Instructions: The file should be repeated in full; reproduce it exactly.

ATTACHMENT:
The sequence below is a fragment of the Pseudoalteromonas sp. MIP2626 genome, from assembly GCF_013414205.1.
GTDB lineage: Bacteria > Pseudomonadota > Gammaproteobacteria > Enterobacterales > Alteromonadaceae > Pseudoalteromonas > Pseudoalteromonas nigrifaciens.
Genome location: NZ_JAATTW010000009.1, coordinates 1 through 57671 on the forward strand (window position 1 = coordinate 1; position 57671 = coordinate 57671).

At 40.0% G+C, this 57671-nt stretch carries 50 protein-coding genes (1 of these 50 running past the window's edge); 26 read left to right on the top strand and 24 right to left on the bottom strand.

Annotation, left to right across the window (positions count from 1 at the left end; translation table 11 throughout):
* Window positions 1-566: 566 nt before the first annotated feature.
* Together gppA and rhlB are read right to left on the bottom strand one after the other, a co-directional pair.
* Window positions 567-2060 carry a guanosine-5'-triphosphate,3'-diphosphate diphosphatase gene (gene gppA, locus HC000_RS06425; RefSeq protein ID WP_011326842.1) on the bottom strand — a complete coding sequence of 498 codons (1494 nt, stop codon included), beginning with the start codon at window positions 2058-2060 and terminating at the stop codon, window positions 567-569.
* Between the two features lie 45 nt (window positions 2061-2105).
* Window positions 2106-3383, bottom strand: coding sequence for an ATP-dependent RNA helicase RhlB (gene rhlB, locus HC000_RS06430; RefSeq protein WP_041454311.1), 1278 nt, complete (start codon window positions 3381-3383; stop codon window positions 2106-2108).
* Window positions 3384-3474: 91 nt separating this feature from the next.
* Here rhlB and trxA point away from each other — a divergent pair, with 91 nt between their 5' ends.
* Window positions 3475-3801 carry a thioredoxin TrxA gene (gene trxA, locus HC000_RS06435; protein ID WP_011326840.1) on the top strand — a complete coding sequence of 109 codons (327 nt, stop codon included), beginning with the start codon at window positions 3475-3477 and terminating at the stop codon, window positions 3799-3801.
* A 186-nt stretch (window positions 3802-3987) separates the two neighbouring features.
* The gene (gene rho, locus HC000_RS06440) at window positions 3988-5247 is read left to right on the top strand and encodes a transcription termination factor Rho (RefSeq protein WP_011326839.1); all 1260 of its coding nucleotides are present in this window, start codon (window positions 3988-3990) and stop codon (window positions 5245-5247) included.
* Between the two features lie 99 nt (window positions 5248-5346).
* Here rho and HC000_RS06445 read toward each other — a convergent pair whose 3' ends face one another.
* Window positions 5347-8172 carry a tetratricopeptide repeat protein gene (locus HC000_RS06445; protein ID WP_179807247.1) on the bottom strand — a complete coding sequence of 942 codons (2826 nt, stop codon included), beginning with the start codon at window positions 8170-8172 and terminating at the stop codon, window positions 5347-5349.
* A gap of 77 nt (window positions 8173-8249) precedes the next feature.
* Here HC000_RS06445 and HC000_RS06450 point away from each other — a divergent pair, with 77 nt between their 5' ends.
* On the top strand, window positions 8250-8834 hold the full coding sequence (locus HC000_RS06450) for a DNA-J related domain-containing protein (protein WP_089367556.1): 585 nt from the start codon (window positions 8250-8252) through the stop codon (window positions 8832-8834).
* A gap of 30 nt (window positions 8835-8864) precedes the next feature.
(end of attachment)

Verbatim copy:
The sequence below is a fragment of the Pseudoalteromonas sp. MIP2626 genome, from assembly GCF_013414205.1.
GTDB lineage: Bacteria > Pseudomonadota > Gammaproteobacteria > Enterobacterales > Alteromonadaceae > Pseudoalteromonas > Pseudoalteromonas nigrifaciens.
Genome location: NZ_JAATTW010000009.1, coordinates 1 through 57671 on the forward strand (window position 1 = coordinate 1; position 57671 = coordinate 57671).

At 40.0% G+C, this 57671-nt stretch carries 50 protein-coding genes (1 of these 50 running past the window's edge); 26 read left to right on the top strand and 24 right to left on the bottom strand.

Annotation, left to right across the window (positions count from 1 at the left end; translation table 11 throughout):
* Window positions 1-566: 566 nt before the first annotated feature.
* Together gppA and rhlB are read right to left on the bottom strand one after the other, a co-directional pair.
* Window positions 567-2060 carry a guanosine-5'-triphosphate,3'-diphosphate diphosphatase gene (gene gppA, locus HC000_RS06425; RefSeq protein ID WP_011326842.1) on the bottom strand — a complete coding sequence of 498 codons (1494 nt, stop codon included), beginning with the start codon at window positions 2058-2060 and terminating at the stop codon, window positions 567-569.
* Between the two features lie 45 nt (window positions 2061-2105).
* Window positions 2106-3383, bottom strand: coding sequence for an ATP-dependent RNA helicase RhlB (gene rhlB, locus HC000_RS06430; RefSeq protein WP_041454311.1), 1278 nt, complete (start codon window positions 3381-3383; stop codon window positions 2106-2108).
* Window positions 3384-3474: 91 nt separating this feature from the next.
* Here rhlB and trxA point away from each other — a divergent pair, with 91 nt between their 5' ends.
* Window positions 3475-3801 carry a thioredoxin TrxA gene (gene trxA, locus HC000_RS06435; protein ID WP_011326840.1) on the top strand — a complete coding sequence of 109 codons (327 nt, stop codon included), beginning with the start codon at window positions 3475-3477 and terminating at the stop codon, window positions 3799-3801.
* A 186-nt stretch (window positions 3802-3987) separates the two neighbouring features.
* The gene (gene rho, locus HC000_RS06440) at window positions 3988-5247 is read left to right on the top strand and encodes a transcription termination factor Rho (RefSeq protein WP_011326839.1); all 1260 of its coding nucleotides are present in this window, start codon (window positions 3988-3990) and stop codon (window positions 5245-5247) included.
* Between the two features lie 99 nt (window positions 5248-5346).
* Here rho and HC000_RS06445 read toward each other — a convergent pair whose 3' ends face one another.
* Window positions 5347-8172 carry a tetratricopeptide repeat protein gene (locus HC000_RS06445; protein ID WP_179807247.1) on the bottom strand — a complete coding sequence of 942 codons (2826 nt, stop codon included), beginning with the start codon at window positions 8170-8172 and terminating at the stop codon, window positions 5347-5349.
* A gap of 77 nt (window positions 8173-8249) precedes the next feature.
* Here HC000_RS06445 and HC000_RS06450 point away from each other — a divergent pair, with 77 nt between their 5' ends.
* On the top strand, window positions 8250-8834 hold the full coding sequence (locus HC000_RS06450) for a DNA-J related domain-containing protein (protein WP_089367556.1): 585 nt from the start codon (window positions 8250-8252) through the stop codon (window positions 8832-8834).
* A gap of 30 nt (window positions 8835-8864) precedes the next feature.